The Army could be brought in to help Oxford University finish work on a controversial animal testing centre.
The government has pledged to combat "animal rights extremism"
Building contractor Walter Lilly & Co pulled out of the £18m project on Monday, after a number of high-profile protests by animal rights activists.
Lord Sainsbury, the science minister, is reported to be considering putting troops on standby to help deliveries. They would not be involved in security.
A university spokeswoman said support from the government was welcomed.
The proposal is expected to be among government measures unveiled in the next two to three weeks aimed at fighting what it calls animal rights extremists.
A spokesperson for the Department of Trade and Industry told BBC News Online: "The government has said it will do whatever is necessary to combat animal rights extremists.
"The Home Office, with the support of the Department Trade and Industry is preparing a paper on how the government is to combat animal rights extremism.
"We cannot comment on what is in the paper ahead of its publication, but Lord Sainsbury has made it clear on many occasions the government will lend its fullest support to tackling this issue."
The university is in talks with a new contractor to continue work on the project at South Parks Road, which it says is currently ahead of schedule.
Joan Court staged a 48-hour hunger strike outside the site
A university spokeswoman told BBC News Online: "The university is very keen to ensure that its employees can work in safety and can do their work both to ensure the welfare of animals and advances in medicine.
"Support from the government in doing so is welcome, but it is unclear what form that support might take or whether it will be needed."
Neither the university nor Walter Lilly's parent company, Montpellier PLC, gave reasons for the builder's withdrawal on Monday.
A police inquiry earlier this year found letters claiming to be from Montpellier bosses urging shareholders to sell or face action from animal rights campaigners.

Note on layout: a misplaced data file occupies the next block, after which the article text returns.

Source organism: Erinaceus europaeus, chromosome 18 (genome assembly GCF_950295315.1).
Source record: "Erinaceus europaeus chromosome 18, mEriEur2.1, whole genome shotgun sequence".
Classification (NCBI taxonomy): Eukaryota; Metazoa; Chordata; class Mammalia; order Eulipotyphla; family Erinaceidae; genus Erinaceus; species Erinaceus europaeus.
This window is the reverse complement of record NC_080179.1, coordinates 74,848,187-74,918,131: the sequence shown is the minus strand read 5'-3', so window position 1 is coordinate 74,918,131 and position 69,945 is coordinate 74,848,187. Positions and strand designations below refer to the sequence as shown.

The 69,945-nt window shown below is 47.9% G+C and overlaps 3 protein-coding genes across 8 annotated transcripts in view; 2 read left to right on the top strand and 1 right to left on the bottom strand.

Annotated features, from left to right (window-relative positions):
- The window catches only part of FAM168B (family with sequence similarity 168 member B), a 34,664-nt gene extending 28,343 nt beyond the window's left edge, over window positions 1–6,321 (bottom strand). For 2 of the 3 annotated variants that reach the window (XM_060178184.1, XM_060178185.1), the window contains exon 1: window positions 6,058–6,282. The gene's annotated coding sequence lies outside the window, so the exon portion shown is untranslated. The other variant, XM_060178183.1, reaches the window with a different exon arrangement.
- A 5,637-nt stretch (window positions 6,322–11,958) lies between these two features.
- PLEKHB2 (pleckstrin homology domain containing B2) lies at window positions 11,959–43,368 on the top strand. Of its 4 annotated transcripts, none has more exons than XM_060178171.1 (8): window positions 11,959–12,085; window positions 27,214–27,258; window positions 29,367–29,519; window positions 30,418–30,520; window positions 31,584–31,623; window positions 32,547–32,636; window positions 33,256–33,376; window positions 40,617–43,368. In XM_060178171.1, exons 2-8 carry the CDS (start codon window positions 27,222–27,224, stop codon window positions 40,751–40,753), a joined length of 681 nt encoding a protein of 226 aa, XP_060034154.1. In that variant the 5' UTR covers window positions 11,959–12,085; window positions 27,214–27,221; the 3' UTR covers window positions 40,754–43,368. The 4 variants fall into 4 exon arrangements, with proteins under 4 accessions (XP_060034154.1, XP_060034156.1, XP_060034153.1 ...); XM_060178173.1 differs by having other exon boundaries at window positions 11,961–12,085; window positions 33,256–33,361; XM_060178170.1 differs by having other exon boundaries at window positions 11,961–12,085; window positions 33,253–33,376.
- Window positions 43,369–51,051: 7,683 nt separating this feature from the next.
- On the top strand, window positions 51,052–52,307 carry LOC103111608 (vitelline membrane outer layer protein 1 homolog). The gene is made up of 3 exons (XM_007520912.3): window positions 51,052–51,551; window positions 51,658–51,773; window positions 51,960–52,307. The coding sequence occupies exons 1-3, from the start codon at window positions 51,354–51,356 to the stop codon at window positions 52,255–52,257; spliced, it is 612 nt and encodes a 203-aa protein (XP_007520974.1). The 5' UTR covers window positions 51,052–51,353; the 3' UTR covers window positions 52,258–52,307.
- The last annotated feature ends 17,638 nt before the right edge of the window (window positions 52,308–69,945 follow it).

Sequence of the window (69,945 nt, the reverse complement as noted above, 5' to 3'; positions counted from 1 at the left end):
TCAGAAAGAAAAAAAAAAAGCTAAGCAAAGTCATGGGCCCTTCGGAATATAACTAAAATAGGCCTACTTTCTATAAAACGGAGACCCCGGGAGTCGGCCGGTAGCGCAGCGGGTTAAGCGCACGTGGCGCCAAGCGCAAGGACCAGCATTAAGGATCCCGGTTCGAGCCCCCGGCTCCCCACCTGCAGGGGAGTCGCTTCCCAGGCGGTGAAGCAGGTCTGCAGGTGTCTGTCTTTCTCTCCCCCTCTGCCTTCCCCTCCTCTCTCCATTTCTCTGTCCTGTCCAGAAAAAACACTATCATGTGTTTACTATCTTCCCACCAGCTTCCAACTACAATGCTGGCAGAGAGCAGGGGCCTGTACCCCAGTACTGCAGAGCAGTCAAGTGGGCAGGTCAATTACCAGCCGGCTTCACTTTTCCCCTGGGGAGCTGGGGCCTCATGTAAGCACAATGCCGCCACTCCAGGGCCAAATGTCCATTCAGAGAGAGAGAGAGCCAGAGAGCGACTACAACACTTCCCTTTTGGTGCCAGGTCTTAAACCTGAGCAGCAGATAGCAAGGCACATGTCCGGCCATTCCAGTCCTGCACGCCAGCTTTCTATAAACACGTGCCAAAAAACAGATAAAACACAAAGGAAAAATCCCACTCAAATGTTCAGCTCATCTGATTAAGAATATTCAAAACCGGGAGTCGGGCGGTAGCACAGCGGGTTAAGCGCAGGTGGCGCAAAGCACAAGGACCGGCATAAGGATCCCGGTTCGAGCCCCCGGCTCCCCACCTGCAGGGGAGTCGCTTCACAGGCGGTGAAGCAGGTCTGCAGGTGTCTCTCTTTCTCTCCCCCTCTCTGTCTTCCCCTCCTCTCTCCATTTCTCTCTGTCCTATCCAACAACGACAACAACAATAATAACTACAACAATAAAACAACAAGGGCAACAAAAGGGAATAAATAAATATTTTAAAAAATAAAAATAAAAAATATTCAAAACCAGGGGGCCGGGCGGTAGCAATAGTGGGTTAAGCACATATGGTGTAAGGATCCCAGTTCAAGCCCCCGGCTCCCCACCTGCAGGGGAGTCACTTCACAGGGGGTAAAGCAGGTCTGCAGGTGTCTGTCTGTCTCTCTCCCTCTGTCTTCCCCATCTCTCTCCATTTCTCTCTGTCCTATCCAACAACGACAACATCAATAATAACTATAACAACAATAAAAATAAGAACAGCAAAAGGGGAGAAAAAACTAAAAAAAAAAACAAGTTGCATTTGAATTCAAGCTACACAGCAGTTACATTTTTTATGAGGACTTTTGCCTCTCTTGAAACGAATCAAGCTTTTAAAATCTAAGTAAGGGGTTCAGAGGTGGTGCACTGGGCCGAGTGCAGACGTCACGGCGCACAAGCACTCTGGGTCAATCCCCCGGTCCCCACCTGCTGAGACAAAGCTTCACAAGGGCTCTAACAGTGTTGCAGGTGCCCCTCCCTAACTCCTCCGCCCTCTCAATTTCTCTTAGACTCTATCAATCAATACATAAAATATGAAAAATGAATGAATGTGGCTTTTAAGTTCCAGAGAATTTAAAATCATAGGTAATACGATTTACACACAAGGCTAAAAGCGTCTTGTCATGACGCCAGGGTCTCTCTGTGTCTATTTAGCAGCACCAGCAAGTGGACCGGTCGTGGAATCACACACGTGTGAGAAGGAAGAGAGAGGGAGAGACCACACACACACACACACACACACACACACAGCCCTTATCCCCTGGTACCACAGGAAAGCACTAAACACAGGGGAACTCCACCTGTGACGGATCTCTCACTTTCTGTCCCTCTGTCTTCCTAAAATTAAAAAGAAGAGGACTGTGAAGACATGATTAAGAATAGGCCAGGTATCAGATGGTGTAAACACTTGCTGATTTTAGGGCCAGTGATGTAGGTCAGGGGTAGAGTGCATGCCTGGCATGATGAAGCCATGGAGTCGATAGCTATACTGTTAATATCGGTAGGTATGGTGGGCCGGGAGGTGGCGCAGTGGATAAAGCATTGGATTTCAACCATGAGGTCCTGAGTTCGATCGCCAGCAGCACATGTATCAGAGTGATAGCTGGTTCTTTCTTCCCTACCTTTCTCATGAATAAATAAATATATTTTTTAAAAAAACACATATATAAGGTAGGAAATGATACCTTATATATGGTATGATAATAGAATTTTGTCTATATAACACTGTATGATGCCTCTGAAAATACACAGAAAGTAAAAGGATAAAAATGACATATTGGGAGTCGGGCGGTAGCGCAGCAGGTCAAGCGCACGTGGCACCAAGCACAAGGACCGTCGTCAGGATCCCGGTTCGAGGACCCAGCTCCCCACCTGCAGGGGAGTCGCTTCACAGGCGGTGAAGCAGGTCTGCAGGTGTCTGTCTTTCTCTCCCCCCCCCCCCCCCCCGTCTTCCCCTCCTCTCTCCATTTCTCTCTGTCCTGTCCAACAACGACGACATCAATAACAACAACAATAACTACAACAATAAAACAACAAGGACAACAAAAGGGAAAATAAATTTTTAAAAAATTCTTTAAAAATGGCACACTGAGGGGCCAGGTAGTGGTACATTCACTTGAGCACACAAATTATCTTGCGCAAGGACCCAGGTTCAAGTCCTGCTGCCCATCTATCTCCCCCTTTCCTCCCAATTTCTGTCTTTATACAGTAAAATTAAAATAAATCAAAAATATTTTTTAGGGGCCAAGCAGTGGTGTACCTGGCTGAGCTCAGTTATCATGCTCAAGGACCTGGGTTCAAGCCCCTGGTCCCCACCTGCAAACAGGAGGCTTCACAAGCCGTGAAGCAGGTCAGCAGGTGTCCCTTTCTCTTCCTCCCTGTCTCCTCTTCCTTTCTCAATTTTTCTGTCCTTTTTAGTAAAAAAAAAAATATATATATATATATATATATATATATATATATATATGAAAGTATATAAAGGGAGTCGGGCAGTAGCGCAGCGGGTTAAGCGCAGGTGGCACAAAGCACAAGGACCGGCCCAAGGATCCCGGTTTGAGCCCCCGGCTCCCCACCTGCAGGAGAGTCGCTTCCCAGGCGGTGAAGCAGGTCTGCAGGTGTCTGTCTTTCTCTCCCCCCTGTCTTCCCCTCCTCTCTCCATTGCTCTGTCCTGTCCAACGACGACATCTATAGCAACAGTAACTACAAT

The Metropolitan Police's National Extremism Tactical Co-Ordination Unit was called in to investigate after company bosses had paint poured over their cars.
Last week, 85-year-old animal rights campaigner Joan Court held a 48-hour hunger strike outside the site.
Ms Court, a retired midwife from Cambridge and member of the Speak pressure group, told BBC News Online: "It makes me worried about what is happening to democracy in this country because in spite of the smokescreen put up by calling us terrorists, all we are doing is attempting to protect animals.
"All our campaigns are entirely peaceful, although they have sometimes involved civil disobedience such as sitting down in the road.
"I think the threat of calling in the army is very bad for free speech in this country."
Thames Valley Police has drafted in extra officers to patrol a march to the site by animal rights group Speak on Saturday, at which Ms Court is speaking.
Police say the rally after the march must last no longer than an hour, with a maximum of six people allowed to hand out leaflets and total numbers limited to 300.
Some 120 police will be on duty, including evidence gathering teams and officers on horseback.
The university says the laboratory is intended to replace existing sites and will not mean an increase in tests.
About 98% of the animals there will be rodents, although primates, ferrets, amphibians and fish could also be used.